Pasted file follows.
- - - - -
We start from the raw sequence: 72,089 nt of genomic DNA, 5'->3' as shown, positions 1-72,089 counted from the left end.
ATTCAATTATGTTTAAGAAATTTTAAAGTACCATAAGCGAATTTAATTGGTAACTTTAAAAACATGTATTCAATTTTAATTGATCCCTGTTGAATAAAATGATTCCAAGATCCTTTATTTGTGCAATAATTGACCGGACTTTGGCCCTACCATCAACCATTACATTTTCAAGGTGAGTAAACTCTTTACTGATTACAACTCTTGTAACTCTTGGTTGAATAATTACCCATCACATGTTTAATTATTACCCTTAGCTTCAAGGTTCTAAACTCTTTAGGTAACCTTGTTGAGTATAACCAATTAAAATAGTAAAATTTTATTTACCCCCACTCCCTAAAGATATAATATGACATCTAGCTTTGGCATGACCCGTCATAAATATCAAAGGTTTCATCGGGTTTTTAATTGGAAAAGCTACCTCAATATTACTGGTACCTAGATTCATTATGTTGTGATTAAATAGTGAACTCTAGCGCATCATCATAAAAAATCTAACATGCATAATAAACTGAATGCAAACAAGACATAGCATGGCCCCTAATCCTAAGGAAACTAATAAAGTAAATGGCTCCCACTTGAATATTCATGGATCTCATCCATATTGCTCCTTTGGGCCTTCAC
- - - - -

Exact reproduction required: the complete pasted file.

We start from the raw sequence: 72,089 nt of genomic DNA, 5'->3' as shown, positions 1-72,089 counted from the left end.
ATTCAATTATGTTTAAGAAATTTTAAAGTACCATAAGCGAATTTAATTGGTAACTTTAAAAACATGTATTCAATTTTAATTGATCCCTGTTGAATAAAATGATTCCAAGATCCTTTATTTGTGCAATAATTGACCGGACTTTGGCCCTACCATCAACCATTACATTTTCAAGGTGAGTAAACTCTTTACTGATTACAACTCTTGTAACTCTTGGTTGAATAATTACCCATCACATGTTTAATTATTACCCTTAGCTTCAAGGTTCTAAACTCTTTAGGTAACCTTGTTGAGTATAACCAATTAAAATAGTAAAATTTTATTTACCCCCACTCCCTAAAGATATAATATGACATCTAGCTTTGGCATGACCCGTCATAAATATCAAAGGTTTCATCGGGTTTTTAATTGGAAAAGCTACCTCAATATTACTGGTACCTAGATTCATTATGTTGTGATTAAATAGTGAACTCTAGCGCATCATCATAAAAAATCTAACATGCATAATAAACTGAATGCAAACAAGACATAGCATGGCCCCTAATCCTAAGGAAACTAATAAAGTAAATGGCTCCCACTTGAATATTCATGGATCTCATCCATATTGCTCCTTTGGGCCTTCAC